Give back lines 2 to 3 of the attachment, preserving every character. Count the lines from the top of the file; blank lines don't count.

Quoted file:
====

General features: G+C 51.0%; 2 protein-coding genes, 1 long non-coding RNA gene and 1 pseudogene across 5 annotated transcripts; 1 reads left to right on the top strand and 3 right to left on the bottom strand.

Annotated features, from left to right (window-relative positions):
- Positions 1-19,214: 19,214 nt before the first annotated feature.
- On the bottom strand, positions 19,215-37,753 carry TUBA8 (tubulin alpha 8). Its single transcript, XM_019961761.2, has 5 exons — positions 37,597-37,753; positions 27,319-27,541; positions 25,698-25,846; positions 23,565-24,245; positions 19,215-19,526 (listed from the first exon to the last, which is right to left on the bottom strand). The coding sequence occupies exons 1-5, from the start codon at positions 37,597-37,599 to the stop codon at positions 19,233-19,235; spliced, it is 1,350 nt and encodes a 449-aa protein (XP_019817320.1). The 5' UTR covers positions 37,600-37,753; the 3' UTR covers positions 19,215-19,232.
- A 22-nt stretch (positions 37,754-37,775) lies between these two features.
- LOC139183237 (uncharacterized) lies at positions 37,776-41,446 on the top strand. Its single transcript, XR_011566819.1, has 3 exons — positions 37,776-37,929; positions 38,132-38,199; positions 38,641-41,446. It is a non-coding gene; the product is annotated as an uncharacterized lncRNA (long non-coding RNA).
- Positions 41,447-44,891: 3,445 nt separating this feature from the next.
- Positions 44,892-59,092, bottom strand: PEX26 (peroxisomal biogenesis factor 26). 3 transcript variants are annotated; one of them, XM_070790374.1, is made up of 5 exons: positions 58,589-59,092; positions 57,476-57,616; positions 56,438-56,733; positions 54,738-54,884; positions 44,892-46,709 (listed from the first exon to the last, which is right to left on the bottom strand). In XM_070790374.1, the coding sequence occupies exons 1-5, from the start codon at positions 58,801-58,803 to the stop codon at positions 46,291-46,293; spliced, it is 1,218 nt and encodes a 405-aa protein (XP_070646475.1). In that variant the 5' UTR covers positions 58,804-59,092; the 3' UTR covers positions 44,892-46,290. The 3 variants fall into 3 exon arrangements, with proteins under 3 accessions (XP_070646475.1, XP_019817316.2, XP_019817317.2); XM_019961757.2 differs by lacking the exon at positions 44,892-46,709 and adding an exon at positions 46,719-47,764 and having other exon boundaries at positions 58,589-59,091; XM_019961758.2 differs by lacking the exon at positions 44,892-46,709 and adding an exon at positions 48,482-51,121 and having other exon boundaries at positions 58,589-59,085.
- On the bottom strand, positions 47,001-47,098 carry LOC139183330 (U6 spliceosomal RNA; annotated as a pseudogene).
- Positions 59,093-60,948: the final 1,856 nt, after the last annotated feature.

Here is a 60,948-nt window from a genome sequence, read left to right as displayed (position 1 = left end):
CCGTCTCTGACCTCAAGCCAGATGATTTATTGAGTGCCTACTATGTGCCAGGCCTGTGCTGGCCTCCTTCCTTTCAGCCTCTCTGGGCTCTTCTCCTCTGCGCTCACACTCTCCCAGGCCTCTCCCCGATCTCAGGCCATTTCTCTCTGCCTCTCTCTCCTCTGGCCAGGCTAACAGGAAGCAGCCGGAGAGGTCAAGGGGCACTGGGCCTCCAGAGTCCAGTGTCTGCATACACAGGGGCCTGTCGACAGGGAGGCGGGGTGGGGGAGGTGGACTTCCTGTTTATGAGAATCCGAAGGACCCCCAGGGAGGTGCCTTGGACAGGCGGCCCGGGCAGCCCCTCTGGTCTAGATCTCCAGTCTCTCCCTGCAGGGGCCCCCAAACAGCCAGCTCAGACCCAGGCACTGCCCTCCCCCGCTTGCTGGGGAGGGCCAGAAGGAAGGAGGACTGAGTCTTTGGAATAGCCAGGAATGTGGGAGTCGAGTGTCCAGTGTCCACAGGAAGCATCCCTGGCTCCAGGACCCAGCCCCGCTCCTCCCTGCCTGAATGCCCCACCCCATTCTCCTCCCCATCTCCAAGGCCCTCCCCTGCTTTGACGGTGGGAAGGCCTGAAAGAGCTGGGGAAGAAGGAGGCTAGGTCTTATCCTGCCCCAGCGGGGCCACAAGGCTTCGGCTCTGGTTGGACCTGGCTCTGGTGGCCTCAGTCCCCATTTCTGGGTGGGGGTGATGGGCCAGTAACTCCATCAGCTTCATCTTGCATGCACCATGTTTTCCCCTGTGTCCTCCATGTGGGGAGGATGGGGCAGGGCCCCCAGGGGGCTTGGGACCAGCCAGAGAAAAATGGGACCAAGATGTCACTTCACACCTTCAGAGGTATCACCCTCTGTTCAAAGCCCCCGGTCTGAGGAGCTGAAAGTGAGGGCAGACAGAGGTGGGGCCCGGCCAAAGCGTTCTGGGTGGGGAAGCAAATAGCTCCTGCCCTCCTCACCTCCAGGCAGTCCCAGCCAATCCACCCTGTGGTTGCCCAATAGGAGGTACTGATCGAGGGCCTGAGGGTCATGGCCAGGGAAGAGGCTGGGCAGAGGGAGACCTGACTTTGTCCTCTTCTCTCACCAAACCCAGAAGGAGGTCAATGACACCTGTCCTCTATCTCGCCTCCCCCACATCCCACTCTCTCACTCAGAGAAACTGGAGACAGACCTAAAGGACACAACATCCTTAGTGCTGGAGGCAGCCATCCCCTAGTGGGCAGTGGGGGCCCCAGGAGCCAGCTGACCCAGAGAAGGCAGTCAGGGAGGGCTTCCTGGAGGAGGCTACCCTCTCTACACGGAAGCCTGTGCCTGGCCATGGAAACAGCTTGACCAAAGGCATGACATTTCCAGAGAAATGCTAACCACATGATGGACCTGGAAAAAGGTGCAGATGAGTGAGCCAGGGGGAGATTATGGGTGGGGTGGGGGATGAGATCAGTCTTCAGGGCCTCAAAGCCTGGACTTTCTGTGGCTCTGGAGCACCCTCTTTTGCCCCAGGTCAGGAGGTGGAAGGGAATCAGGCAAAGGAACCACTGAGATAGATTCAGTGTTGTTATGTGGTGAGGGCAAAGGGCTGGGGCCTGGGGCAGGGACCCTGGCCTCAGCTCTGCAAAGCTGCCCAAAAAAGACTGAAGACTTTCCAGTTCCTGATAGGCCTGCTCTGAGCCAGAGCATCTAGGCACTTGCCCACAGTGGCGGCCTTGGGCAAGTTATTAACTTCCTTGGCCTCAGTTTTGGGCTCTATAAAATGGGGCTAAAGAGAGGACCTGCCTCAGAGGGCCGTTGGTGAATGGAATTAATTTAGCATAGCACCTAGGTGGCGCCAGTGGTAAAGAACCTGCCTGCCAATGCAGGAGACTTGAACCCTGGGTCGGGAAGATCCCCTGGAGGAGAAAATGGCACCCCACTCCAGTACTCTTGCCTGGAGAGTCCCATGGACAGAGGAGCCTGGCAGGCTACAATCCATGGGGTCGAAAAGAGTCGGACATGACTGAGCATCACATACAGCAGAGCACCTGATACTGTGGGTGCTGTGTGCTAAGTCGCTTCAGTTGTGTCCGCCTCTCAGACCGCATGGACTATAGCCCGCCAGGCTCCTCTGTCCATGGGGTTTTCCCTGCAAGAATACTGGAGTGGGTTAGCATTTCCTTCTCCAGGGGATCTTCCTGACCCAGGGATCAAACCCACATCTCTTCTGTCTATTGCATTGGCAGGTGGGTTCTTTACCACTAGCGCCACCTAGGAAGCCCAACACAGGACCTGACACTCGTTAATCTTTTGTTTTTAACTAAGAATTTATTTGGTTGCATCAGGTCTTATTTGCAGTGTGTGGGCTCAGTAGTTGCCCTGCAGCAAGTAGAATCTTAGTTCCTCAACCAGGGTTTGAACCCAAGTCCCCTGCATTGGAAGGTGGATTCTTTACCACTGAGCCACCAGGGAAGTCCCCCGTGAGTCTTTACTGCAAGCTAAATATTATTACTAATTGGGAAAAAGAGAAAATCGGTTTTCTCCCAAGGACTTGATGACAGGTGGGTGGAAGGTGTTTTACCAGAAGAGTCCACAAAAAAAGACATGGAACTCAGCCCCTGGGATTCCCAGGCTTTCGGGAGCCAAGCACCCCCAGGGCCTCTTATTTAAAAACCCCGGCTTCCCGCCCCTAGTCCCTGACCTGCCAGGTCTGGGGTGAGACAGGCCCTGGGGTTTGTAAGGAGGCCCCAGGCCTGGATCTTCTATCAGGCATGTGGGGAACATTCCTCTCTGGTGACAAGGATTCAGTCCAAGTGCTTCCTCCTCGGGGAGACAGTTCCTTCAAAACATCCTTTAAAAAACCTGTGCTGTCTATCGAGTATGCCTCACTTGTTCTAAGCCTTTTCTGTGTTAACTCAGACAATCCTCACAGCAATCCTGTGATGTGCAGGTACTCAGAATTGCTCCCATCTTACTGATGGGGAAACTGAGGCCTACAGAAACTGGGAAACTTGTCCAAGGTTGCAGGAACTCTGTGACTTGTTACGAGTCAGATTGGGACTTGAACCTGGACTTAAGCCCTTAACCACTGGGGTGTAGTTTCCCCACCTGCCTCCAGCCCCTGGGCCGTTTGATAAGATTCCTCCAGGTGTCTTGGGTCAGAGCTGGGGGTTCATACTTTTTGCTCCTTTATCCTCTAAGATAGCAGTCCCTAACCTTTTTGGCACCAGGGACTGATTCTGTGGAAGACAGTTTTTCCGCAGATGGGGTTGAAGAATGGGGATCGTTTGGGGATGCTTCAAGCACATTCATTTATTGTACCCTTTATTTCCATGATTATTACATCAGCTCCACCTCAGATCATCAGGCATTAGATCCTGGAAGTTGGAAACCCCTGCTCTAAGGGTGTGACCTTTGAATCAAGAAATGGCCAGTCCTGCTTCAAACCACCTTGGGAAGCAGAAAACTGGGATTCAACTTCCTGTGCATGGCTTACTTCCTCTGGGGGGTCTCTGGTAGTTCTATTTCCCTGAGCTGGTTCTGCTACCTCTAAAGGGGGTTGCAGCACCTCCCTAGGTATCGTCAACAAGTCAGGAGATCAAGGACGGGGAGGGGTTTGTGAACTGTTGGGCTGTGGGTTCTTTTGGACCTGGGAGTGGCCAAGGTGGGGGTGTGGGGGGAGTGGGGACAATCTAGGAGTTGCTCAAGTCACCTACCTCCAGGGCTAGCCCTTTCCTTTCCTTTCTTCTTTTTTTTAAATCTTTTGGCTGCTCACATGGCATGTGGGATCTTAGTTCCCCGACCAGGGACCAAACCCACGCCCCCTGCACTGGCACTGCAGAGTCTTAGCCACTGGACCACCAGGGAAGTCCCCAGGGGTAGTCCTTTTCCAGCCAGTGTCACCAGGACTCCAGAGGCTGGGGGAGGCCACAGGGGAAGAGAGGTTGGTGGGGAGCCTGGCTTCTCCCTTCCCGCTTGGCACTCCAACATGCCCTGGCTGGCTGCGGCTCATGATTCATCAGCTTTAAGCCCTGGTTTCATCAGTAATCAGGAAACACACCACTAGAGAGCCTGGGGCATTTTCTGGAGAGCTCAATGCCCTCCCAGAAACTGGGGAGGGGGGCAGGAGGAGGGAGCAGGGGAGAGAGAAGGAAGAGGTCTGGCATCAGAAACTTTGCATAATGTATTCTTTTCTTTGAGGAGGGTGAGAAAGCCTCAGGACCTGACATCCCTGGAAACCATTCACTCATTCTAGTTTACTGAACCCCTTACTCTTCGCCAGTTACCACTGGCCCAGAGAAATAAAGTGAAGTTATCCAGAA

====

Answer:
Annotated features, from left to right (window-relative positions):
- Positions 1-19,214: 19,214 nt before the first annotated feature.